Author Archives: Mark Buckley
It has always been difficult to read Scott Morrison’s motives. Many attribute his hard line policies and actions, and his intolerance of dissent, or criticism, to his religion, but that seems too simplistic.
Just when you thought it was safe to open a newspaper again, Tony Abbott is back in the news. This time he is in the UK, where the Brits have appointed him a ‘trade envoy’.
Privatisation is one of those terms which politicians avoid using. That is because the public does not like the idea, or its outcomes. It can be used in a number of ways, but most of us regard it as meaning … Continue reading
The definite turning point in the quality and the humanity of Australia’s care of the elderly was the Aged Care Bill 1997 (Cth), introduced as part of the Howard Government’s 1996 Budget measures. It was a huge failure.
Welfare state, a concept of government in which the state … plays a key role in the protection and promotion of the economic and social well-being of citizens.
If there was ever a time for a government to take the bit between its teeth and achieve great things, this is the time. The coronavirus has essentially picked up the chessboard, and thrown all the pieces up in the … Continue reading
The continuing argument between the left and right in politics seems to be one which boils down to whether or not we believe in the power of big government to cushion the blows of nature, and to maintain our social … Continue reading
It is clear that, after our initial success in dealing with the Covid-19 pandemic, Australians are disappointed and even angry that we have been thrown back into lockdown. Rates of infection have, relatively speaking, shot up.
Almost eighty years ago Prime Minister John Curtin prepared a New Year’s Eve message for the Australian people. It was written three weeks after the war with Japan had begun.
To understand how and why Australia has ended up where it has, with a series of governments which seem to become more and more damaging to our way of life, year on year, we need only to look back to … Continue reading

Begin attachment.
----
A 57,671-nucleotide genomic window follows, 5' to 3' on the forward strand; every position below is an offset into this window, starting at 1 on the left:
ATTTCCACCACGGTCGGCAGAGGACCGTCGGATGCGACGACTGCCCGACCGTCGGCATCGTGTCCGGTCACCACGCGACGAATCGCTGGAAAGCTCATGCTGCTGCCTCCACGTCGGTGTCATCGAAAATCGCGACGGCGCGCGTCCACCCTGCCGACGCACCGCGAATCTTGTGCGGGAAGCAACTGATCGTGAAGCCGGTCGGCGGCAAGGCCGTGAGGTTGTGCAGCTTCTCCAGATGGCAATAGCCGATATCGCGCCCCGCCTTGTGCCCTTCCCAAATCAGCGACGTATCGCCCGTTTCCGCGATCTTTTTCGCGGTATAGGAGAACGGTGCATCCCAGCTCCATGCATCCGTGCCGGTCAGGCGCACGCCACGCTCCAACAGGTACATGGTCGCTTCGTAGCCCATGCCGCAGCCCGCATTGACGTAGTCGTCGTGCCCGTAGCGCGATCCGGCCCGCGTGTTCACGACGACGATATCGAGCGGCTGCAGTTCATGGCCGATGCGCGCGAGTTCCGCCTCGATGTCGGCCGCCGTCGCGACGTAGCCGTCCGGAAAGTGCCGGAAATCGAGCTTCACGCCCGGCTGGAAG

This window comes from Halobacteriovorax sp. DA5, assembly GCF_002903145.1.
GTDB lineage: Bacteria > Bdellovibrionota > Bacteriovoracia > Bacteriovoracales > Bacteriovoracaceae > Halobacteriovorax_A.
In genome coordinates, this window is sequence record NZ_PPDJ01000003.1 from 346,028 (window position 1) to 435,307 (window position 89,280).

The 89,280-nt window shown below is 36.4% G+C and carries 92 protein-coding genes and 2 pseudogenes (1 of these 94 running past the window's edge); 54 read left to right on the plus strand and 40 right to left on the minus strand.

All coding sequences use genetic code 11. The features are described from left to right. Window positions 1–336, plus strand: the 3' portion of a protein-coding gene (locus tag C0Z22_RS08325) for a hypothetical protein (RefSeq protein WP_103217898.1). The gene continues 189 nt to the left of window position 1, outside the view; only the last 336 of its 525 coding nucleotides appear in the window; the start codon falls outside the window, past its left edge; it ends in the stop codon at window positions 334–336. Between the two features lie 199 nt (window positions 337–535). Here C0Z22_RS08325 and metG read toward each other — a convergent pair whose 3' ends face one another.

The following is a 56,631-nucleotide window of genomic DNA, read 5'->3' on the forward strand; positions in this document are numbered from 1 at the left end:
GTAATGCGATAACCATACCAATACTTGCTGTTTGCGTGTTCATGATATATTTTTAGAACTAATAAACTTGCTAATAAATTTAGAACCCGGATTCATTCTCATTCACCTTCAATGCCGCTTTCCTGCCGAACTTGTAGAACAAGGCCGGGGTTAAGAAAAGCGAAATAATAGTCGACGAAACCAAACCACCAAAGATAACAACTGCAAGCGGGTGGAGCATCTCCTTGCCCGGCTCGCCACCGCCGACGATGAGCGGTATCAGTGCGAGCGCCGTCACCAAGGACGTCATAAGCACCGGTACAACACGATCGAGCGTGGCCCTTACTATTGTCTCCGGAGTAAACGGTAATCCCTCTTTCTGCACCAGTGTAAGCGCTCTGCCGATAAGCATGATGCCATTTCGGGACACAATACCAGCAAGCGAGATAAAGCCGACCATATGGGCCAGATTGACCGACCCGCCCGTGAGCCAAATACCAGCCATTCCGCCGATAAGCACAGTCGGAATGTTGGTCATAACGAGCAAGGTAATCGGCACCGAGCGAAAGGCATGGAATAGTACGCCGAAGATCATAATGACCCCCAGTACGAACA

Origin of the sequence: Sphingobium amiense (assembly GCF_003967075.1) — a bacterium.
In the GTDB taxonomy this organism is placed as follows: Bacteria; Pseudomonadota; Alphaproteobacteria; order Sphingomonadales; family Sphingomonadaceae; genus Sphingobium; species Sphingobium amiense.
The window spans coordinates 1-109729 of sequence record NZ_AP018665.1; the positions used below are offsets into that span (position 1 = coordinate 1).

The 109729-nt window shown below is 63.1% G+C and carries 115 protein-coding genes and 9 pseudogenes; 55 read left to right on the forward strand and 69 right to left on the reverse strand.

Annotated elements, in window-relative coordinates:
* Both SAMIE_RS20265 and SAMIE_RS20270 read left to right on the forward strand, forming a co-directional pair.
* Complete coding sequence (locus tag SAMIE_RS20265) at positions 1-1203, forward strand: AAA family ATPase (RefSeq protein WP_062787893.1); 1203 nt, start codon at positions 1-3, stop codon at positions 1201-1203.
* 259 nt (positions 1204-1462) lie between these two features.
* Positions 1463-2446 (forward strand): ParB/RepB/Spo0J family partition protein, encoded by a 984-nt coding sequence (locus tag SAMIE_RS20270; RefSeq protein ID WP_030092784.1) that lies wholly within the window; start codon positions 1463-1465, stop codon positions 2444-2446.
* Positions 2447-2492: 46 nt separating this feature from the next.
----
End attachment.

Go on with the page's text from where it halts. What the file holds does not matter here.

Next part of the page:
If we attempt to compare Aboriginal land use with those of the early settlers, we should broaden the meaning of ‘land use’. We must move away from the narrow European notion of agriculture and horticulture, to one which includes religious … Continue reading
Fresh from his redemption after The Great Bush-fire Debacle, Scott Morrison is reverting to type. In a farcical press conference he stated that Australia’s institutions and businesses were being targeted by a sophisticated state-based cyber actor.
There are some moments in a country’s history when the bullshit becomes too much to bear. This year’s Queen’s Birthday (2020) Honours List is one such moment, where the entire apparatus of government and its lack of shame tip us … Continue reading
At the risk of beating the same old drum, this current Government seems to be heading steadily down the ethical and moral drain, ever since the unexpected election win.
I dreamed that Scott Morrison woke up one day, very recently, and was filled with regret. He was so overcome with regret that he wrote a letter of apology to the people of Australia. The gist of his imaginary letter … Continue reading